My sister Kay kept a diary in hard-backed notebooks, starting on Christmas Day 1971. Folded up in the front of this first ‘volume’ was this account of the Queen’s visit, from earlier that year, June 1971. It was written at the time, presumably on the day or shortly afterwards, and is interesting because it’s the perspective of a 13 year old girl, observing what was clearly an exciting event. (The horses seem to be a focus of interest.)
I’ve wanted to include this for a long while, and the day of the Queen’s 2012 visit to York seems appropriate.
Sadly I don’t remember the 1971 visit, even though I was apparently taken to see the royal couple pass by the end of Beckfield Lane, as they departed York via Rufforth.
The images of the handwritten pages can be enlarged, if you’d rather read the original ‘historic document’.
Royal visit, 1900th anniversary – June 28th 1971
7.30 – I got up, had a drink of tea and got dressed. I polished my shoes and then hung around until it was time to go to meet Jacky. I was wearing my turquoise skirt and shetland wool jumper, tights and black shoes.
9.25am – I went up the avenue and met Jacky. She was wearing her green hot pants and an orange thing, a stripey coat, choker and suede bag. We got a bus and Garry also got on the bus. The route was swept, not a scrap of litter anywhere. And oh! the red, white and blue. There were Union Jacks everywhere. Blossom Street looked lovely, tubs of flowers down the road, the sky blue and cloudy, the trees rocking in the wind. Already people were lining up to see the Queen, with flags, flasks, macs and sandwiches.
Knavesmire Road was already quite crowded. People selling flags, programmes, papers, ice creams and furry things. I bought one but lost it later. While we waited, chatting to an old lady, several policehorses went up and down. They were really lovely, really magnificent.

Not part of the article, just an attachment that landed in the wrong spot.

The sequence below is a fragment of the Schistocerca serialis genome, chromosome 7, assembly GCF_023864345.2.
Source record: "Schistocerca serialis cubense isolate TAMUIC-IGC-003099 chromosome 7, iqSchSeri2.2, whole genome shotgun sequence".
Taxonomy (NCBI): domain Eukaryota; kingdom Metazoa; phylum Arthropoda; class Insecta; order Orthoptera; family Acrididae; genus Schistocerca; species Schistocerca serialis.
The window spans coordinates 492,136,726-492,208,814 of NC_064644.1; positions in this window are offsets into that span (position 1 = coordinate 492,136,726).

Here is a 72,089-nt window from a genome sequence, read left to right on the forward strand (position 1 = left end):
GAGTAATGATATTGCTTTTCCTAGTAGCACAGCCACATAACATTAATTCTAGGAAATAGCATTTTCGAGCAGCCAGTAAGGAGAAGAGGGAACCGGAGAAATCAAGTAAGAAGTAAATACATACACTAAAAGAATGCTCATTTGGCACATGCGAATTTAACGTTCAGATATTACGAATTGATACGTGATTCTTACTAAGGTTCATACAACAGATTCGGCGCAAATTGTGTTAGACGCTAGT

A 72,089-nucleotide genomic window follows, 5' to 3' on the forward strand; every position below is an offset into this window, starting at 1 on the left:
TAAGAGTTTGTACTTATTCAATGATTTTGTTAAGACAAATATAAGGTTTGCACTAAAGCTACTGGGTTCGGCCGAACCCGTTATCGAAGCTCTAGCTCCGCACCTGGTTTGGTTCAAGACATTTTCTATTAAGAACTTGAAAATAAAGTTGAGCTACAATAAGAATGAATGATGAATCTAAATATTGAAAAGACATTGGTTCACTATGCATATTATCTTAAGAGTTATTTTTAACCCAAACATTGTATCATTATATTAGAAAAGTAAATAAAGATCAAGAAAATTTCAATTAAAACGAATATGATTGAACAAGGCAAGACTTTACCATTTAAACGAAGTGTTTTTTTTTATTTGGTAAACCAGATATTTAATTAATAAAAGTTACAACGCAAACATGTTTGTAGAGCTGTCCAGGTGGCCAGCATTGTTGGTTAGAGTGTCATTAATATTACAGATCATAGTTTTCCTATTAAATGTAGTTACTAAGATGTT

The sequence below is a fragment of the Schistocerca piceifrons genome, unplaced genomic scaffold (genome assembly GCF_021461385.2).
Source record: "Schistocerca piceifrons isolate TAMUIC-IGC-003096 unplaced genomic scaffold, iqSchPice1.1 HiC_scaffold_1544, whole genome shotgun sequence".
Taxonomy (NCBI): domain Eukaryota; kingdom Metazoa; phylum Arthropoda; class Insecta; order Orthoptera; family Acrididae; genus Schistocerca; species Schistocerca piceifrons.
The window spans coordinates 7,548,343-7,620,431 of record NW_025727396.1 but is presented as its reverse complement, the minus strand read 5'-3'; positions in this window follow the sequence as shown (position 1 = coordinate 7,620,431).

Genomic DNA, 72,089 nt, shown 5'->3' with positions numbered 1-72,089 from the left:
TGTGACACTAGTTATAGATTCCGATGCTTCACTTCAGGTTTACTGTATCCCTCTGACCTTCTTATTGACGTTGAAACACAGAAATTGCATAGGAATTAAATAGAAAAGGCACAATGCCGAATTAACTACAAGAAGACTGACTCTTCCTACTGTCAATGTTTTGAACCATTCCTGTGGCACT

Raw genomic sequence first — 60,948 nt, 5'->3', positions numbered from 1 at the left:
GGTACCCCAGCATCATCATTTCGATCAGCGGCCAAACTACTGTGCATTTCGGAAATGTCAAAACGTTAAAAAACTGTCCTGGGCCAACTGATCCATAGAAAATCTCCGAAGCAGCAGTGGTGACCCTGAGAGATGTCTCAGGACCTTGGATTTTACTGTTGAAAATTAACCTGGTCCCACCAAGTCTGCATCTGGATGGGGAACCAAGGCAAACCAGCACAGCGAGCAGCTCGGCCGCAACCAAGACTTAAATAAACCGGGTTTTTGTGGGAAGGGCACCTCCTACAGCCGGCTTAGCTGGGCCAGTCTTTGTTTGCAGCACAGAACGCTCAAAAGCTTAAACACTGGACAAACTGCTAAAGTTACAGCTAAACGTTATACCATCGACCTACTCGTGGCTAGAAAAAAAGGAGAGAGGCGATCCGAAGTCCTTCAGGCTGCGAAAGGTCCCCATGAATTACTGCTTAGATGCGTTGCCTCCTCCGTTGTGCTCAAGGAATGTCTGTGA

We waited for hours. It rained hard. It was cold and windy. Then she came. The Lord Mayor and Lady Mayoress came first. Queen Elizabeth looked wonderful in lime green.
We heard the gun salute and saw a fly past. Some ‘planes formed ER in the sky. We wandered along towards Blossom Street. The Household Cavalry, the coach and Cleveland Bays came past from Dringhouses Stables. All this waiting suddenly seemed worthwhile. All the gleaming black horses, dazzling ceremonial dress of the troopers.
We went along the crowded street, crossed the Knavesmire and went down Albermarle Rd, past school and along until we were opposite Odeon. The State Trumpeters were lined up on Micklegate Bar. People were looking out of windows and soldiers and police lined the streets. We waited again.
Then the procession came again. It was gorgeous. Wonderful black horses and Cleveland Bays. The queen was looking lovely, and Prince Philip was wearing a top hat. The trumpeters played a fanfare, they passed under the bar and were gone.
12.50 – The crowds broke up, the troops marched off and traffic began to move again. Another squad of Household Cavalry came by, and then we waited for the bus.
1.15 – I got on the bus, drove home, had my dinner, watched the pageant on telly in the afternoon.
5.00 – Walked with Mum and Lisa to Wetherby crossroads.
There was a policeman directing traffic.
The Queen and Prince Philip arrived in a car. Got a wonderful look at them both and they looked lovely. They went on to Rufforth.
Watched them on the news and ‘Look North’.
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I stalled in including this account, because although copyright is mine (© www.yorkstories.co.uk, in this case) and I don’t have to ask permission, I would have liked to check. Sadly I can’t as Kay died in 2001. We did once discuss our ‘embarrassing teenage diaries’ and how we’d leave them to one another. This document she may have found particularly embarrassing, as the adult Kay wasn’t such a fan of the monarchy, as I recall.
Having shared them with you, I’ve folded up these two sheets of paper back into a small square, as they were before, and returned them to the 1971 diary. Which, of course, is marked ‘PRIVATE – Do Not Touch’.
Sorry Kay, hope you wouldn’t have minded.